The Financial Relationship of Church Structure

Speaker: Categories: Aug 08, 1987


[1hr, 14min, 37sec / 28min, 8sec]


Adventist finance is BIG business. A steady, uninterrupted, and growing flow of dollars must be the dream of every financial administrator within the church.

In recent years a series of events, seemingly reflecting poor financial judgment, has caused many Seventh-day Adventists to become interested in, if not overtly critical of, just how the financial resources of the church worldwide are managed. Some, feeling "'gross disenchantment with the "system," have chosen to rethink "systematic benevolence," as commonly understood, and have elected to be more discriminating in where their tithe/offering dollars would be placed.

Phil Robertson, who knows church finance both by experience and by academic training, is eminently qualified and prepared to discuss the intricacies of the financial structure upon which our church has become dependent. The following are excerpts of the information he has provided as background for the August 8 presentation:

"The Seventh-day Adventist Church operates with financial support that is provided by a system of benevolence intended to be sensitive to the funding needs of the local church as well as those of the worldwide sisterhood of churches. . . .

"To understand that system, it is important to understand the definition of "tithe" . . . The Seventh-day Adventist Church has historically held that the tithe represents a tenth of the increase experienced by our members which is to be used for the support of gospel ministry . . .

"In addition to the tithe used . . . for the support of the ministry, our church members are encouraged to make freewill offerings for the support of the various programs of the local church and the world field . . .

"As . . . a member of a sisterhood of churches . . . tithe funds are sent on by the local church treasurer to the conference for general support of the ministry . . . The conference disperses these funds for local conference operating as well as administrative support for the Pacific Union Conference, the North American Division, and the world field. A portion of the funds passed along are returned by the Union and the Division to assist some smaller conferences with adequate operational funding.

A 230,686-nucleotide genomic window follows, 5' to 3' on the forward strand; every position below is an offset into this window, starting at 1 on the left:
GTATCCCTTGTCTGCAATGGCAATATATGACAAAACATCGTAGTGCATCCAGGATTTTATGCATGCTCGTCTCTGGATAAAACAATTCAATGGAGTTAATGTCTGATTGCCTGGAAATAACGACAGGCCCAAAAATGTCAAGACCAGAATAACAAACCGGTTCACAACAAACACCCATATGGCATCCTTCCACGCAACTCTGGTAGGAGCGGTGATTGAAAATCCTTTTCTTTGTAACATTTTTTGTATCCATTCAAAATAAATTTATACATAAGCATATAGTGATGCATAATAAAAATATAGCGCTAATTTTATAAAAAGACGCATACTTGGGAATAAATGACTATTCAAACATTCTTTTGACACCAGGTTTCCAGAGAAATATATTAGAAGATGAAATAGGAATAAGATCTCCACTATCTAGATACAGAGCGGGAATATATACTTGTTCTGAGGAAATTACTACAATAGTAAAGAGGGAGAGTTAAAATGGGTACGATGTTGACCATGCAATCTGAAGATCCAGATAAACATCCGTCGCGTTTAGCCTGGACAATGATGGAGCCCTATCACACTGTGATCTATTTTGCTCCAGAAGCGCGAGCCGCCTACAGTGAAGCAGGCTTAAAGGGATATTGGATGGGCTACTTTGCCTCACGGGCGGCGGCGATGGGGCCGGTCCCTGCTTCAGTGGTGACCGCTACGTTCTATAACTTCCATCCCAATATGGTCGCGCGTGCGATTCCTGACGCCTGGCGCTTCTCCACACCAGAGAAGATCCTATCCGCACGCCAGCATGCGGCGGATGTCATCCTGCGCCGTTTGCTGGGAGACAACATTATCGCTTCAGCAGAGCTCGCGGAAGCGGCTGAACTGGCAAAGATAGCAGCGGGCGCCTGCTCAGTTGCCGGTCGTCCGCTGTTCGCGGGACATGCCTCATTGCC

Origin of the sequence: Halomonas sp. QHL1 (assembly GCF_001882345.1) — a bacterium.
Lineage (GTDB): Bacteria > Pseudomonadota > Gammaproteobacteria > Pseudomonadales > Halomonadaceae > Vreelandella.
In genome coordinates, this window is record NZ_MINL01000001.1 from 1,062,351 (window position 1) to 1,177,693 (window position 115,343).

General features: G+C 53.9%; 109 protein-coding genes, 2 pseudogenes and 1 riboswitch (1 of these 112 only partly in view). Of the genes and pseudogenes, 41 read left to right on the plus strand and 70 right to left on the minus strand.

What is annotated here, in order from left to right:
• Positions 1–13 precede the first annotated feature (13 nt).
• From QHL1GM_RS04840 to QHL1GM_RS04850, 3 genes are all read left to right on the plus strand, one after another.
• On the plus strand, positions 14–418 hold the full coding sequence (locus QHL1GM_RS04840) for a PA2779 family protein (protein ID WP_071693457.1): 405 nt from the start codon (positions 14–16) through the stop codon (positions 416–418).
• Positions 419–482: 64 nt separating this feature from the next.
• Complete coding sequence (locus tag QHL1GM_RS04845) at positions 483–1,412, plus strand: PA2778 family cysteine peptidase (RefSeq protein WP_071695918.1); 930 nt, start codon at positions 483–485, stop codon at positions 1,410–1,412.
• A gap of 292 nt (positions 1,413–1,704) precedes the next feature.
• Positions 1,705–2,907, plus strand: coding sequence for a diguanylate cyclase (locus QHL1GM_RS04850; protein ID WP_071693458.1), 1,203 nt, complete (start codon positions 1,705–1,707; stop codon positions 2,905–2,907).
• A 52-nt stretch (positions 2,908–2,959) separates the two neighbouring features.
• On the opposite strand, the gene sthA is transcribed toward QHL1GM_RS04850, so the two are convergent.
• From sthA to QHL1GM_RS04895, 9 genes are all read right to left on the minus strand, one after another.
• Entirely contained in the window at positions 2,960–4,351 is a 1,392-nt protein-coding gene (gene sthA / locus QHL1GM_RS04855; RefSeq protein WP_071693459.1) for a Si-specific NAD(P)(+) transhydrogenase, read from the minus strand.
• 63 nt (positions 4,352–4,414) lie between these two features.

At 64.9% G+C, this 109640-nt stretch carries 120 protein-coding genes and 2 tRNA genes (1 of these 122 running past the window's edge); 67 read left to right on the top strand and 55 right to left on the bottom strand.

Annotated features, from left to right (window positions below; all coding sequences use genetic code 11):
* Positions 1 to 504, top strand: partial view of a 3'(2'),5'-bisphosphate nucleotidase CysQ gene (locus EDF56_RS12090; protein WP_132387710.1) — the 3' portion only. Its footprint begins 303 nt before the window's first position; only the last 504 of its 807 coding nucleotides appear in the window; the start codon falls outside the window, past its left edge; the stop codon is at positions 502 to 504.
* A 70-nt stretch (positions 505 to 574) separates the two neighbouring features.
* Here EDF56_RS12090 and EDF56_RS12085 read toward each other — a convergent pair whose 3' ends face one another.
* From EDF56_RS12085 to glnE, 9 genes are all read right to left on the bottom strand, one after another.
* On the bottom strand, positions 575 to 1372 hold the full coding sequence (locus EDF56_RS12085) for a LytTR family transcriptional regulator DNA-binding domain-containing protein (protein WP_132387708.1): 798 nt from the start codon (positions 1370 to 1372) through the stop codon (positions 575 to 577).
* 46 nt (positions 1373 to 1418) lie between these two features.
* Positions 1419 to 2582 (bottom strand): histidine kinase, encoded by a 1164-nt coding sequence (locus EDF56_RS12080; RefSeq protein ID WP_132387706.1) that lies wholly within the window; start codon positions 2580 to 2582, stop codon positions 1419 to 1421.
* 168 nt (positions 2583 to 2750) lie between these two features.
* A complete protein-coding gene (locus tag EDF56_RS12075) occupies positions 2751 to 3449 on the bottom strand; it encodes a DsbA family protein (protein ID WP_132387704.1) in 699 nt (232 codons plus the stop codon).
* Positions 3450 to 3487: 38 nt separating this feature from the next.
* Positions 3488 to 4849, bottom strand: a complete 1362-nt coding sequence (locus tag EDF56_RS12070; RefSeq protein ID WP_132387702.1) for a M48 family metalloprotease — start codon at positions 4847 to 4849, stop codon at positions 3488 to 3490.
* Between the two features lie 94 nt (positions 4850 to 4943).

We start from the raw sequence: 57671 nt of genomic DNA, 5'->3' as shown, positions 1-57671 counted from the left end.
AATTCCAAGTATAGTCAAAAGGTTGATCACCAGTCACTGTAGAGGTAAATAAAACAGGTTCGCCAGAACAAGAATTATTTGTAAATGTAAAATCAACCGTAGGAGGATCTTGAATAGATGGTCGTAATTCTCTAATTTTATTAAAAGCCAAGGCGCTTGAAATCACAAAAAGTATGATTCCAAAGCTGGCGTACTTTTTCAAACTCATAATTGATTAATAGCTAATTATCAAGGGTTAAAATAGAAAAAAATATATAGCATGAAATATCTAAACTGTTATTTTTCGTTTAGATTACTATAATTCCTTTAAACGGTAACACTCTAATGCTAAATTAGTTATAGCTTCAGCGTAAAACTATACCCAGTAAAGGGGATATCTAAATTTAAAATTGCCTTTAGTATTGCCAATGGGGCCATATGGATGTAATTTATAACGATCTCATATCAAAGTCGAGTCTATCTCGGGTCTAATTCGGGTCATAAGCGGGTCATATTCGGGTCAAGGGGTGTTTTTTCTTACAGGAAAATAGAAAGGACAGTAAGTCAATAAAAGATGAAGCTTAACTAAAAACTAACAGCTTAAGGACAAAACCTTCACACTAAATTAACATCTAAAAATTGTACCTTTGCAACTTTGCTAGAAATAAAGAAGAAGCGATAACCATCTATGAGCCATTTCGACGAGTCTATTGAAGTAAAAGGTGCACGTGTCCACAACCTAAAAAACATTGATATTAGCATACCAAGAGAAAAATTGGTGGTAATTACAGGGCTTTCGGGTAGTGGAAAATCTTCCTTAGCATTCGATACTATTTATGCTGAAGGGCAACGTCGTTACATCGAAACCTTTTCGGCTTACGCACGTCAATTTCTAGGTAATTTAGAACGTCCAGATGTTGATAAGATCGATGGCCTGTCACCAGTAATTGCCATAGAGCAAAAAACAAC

"The Conference provides support for the local churches from the tithe funds in paying for the pastoral ministry, evangelistic campaigns, nurture functions, financial appropriations to Christian education . . . [and] other departmental, program-oriented functions. The system . . . is reviewed periodically to ascertain that it is functioning satisfactorily."


Phil Robertson is an alumnus of Southwestern Union College and a graduate of Southern Missionary College with a BA degree in Business Administration and a minor in Religion in 1979. While a student, he worked in the accounting department of College Industries and as program director of radio stations KSAC-FM (Keene) and WSMC-FM (Collegedale).

He served as vice-principal/treasurer of Highland Academy, Portland, Tennessee from 1979-82 and as a member of the General Conference Auditing Service from 1982-86. Since April, 1986, he has served as treasurer the Southeastern Californian Conference of Seventh-day Adventists. He is a Certified Public Accountant.

He and his wife, Kathie (Thurber), have two children, Steve and Sebrina.

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